Devotion by Carrie Black
We’ve had less than three weeks of school and already this semester I have seen the pain and hurt that sin brings, both sins we commit and the sin that infiltrates simply being in the world. Injuries, break ups, overwhelming thoughts, missing family members, an abundance of homework, the death of one we love, the pondering of big, tough questions, packed schedules, fading friendships - all these I have seen, both in the lives of my friends and classmates around me and in my own life too. All this and more, in just the span of three weeks. It leaves my heart heavy to consider all the heavy hearts on our campus. All these people, walking with their heads down - what are we to make of all this?
As Scripture goes, what we experience and feel does not go unexperienced and unfelt by others. Sifting through the Psalms, specifically, we can see the agony and anguish that comes as a result of sin - both known sin and the results of the presence of sin in the world. Psalm 42 and 43 are just a few that tap into this state of pain and hurt:
Here we read, in vivid imagery and stark emotion, the agony being experienced and expressed by the Psalmist: he is panting for God; he desires to be with God; he feeds on his tears; he faces persecution and ridicule from others for his spiritual state; he feels forgotten by God and oppressed by his enemy. What is this thirst, this oppression, this agony being expressed?
This is sin.
And it is in the midst of sin and suffering that the Psalmist denotes his soul as downcast. Like us, he walks with his head down.
Our theme verses for this 2019-2020 academic school year are Lamentations 3:22-23. In context, it reads:
19 I remember my affliction and my wandering,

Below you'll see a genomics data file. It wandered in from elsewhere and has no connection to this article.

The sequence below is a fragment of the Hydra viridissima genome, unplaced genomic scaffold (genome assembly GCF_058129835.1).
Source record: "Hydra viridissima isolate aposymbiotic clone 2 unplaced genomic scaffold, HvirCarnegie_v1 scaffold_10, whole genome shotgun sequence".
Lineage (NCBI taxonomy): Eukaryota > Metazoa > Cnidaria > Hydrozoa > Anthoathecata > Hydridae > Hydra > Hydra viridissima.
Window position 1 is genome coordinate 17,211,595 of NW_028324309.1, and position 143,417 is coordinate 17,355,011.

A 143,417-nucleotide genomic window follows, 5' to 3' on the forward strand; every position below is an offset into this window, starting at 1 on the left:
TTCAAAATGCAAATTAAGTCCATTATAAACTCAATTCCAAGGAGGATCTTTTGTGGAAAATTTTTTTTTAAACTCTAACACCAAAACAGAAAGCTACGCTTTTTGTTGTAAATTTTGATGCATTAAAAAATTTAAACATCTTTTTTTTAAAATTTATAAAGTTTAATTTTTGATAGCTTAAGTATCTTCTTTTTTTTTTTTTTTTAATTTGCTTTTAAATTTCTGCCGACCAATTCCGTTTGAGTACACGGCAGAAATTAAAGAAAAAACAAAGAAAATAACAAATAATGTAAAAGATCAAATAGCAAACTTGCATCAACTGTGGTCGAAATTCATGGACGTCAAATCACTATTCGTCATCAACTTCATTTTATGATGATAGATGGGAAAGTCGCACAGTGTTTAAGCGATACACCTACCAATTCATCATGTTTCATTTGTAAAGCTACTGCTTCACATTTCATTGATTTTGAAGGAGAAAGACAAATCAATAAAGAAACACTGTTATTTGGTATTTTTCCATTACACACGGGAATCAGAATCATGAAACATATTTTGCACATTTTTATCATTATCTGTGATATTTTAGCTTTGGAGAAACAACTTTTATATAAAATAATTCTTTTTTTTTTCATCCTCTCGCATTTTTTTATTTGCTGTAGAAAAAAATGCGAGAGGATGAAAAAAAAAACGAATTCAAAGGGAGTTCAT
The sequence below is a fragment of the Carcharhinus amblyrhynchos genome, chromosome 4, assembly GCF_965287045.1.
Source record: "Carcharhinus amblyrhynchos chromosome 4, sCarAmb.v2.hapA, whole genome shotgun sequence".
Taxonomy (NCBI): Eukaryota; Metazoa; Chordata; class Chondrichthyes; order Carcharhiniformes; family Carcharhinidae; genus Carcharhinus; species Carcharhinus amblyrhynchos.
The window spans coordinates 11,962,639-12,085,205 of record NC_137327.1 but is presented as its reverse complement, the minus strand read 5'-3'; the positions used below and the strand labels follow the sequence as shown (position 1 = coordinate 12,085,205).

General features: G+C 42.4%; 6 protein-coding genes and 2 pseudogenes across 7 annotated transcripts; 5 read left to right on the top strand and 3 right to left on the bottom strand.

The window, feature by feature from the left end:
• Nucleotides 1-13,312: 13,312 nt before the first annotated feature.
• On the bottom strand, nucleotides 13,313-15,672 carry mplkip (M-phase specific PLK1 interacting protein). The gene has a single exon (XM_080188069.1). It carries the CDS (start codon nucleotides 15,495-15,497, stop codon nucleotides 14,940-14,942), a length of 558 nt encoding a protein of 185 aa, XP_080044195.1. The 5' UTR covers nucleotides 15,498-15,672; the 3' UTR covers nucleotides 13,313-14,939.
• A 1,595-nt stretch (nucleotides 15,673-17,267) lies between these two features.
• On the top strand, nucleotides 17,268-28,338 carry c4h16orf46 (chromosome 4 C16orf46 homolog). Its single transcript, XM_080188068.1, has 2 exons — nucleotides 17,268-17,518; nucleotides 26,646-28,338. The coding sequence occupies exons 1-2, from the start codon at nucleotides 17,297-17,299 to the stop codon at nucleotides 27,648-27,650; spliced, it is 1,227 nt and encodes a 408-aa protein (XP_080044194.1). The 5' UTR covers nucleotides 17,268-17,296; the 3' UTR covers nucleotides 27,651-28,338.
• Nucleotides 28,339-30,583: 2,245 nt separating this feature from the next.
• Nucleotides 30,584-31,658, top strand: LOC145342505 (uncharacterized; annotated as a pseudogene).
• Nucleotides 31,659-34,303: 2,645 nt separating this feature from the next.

the bitterness and the gall.
20 I well remember them,
and my soul is downcast within me.
21 Yet this I call to mind
and therefore I have hope:
22 Because of the LORD’s great love we are not consumed,
for his compassions never fail.
23 They are new every morning;
great is your faithfulness.
24 I say to myself, “The LORD is my portion;
therefore I will wait for him.”
25 The LORD is good to those whose hope is in him,
to the one who seeks him;
it is good to wait quietly for the salvation of the LORD.”
Compare this to Psalm 42 and 43. Within the context of the whole book of Lamentations, we read, again, a state of agony: there is no comfort (1:2, 16), there is starvation (1:11), there is betrayal (1:19) and destruction (2:6-9), and so on and so on. In the passage above, Jeremiah takes all the anguish and suffering and hurt within him, rearranges it, and expresses it: “my soul is downcast within me.”
The two Psalms we have considered are regarded as one when it comes to interpretation, and there is a reason for this. The structure of these Psalms is purposeful, comprised of a lament, a refrain of hope, lament, refrain of hope, lament, refrain of hope. Similarly, there is a unique structure to the book of Lamentations. The book contains 5 chapters, each of which contain 22 verses, except chapter 3 which holds 66 verses, and it is pretty much right in the middle of this middle chapter of Lamentations that comes Jeremiah’s own refrain of hope.